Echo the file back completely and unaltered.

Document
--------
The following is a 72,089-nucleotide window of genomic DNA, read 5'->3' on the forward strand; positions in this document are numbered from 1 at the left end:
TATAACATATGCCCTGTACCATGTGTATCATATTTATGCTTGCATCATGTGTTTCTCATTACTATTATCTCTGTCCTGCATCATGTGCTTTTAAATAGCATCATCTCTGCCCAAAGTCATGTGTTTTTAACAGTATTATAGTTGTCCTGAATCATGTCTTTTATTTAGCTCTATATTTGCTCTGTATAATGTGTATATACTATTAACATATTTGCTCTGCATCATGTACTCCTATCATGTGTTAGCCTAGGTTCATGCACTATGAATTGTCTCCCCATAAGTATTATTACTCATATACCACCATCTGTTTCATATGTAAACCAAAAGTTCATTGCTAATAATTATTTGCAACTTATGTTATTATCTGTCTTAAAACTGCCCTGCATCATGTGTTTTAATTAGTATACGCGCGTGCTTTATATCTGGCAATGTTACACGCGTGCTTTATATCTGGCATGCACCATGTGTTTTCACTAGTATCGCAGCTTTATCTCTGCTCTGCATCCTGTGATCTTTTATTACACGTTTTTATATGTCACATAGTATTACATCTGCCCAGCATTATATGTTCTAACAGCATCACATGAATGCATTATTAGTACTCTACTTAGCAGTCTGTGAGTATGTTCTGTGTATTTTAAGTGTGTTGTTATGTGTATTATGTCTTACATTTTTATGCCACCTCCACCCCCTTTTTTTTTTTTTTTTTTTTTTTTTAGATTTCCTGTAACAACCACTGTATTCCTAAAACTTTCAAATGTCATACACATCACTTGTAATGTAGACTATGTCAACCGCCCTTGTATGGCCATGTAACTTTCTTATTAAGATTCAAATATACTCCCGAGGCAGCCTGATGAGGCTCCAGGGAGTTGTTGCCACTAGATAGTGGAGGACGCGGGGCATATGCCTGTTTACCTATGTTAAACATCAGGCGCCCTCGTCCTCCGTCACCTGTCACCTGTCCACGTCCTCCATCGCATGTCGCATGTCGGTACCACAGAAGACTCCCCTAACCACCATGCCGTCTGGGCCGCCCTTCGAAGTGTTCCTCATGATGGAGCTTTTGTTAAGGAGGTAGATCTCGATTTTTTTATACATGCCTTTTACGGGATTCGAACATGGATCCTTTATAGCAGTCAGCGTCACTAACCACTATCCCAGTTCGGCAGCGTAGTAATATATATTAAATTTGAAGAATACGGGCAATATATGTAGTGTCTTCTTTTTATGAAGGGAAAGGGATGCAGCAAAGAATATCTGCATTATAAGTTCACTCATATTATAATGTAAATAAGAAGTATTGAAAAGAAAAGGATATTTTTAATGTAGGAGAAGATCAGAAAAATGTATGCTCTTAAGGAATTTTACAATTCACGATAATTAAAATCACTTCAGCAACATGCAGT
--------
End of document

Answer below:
The following is a 72,089-nucleotide window of genomic DNA, read 5'->3' on the forward strand; positions in this document are numbered from 1 at the left end:
TATAACATATGCCCTGTACCATGTGTATCATATTTATGCTTGCATCATGTGTTTCTCATTACTATTATCTCTGTCCTGCATCATGTGCTTTTAAATAGCATCATCTCTGCCCAAAGTCATGTGTTTTTAACAGTATTATAGTTGTCCTGAATCATGTCTTTTATTTAGCTCTATATTTGCTCTGTATAATGTGTATATACTATTAACATATTTGCTCTGCATCATGTACTCCTATCATGTGTTAGCCTAGGTTCATGCACTATGAATTGTCTCCCCATAAGTATTATTACTCATATACCACCATCTGTTTCATATGTAAACCAAAAGTTCATTGCTAATAATTATTTGCAACTTATGTTATTATCTGTCTTAAAACTGCCCTGCATCATGTGTTTTAATTAGTATACGCGCGTGCTTTATATCTGGCAATGTTACACGCGTGCTTTATATCTGGCATGCACCATGTGTTTTCACTAGTATCGCAGCTTTATCTCTGCTCTGCATCCTGTGATCTTTTATTACACGTTTTTATATGTCACATAGTATTACATCTGCCCAGCATTATATGTTCTAACAGCATCACATGAATGCATTATTAGTACTCTACTTAGCAGTCTGTGAGTATGTTCTGTGTATTTTAAGTGTGTTGTTATGTGTATTATGTCTTACATTTTTATGCCACCTCCACCCCCTTTTTTTTTTTTTTTTTTTTTTTTTAGATTTCCTGTAACAACCACTGTATTCCTAAAACTTTCAAATGTCATACACATCACTTGTAATGTAGACTATGTCAACCGCCCTTGTATGGCCATGTAACTTTCTTATTAAGATTCAAATATACTCCCGAGGCAGCCTGATGAGGCTCCAGGGAGTTGTTGCCACTAGATAGTGGAGGACGCGGGGCATATGCCTGTTTACCTATGTTAAACATCAGGCGCCCTCGTCCTCCGTCACCTGTCACCTGTCCACGTCCTCCATCGCATGTCGCATGTCGGTACCACAGAAGACTCCCCTAACCACCATGCCGTCTGGGCCGCCCTTCGAAGTGTTCCTCATGATGGAGCTTTTGTTAAGGAGGTAGATCTCGATTTTTTTATACATGCCTTTTACGGGATTCGAACATGGATCCTTTATAGCAGTCAGCGTCACTAACCACTATCCCAGTTCGGCAGCGTAGTAATATATATTAAATTTGAAGAATACGGGCAATATATGTAGTGTCTTCTTTTTATGAAGGGAAAGGGATGCAGCAAAGAATATCTGCATTATAAGTTCACTCATATTATAATGTAAATAAGAAGTATTGAAAAGAAAAGGATATTTTTAATGTAGGAGAAGATCAGAAAAATGTATGCTCTTAAGGAATTTTACAATTCACGATAATTAAAATCACTTCAGCAACATGCAGT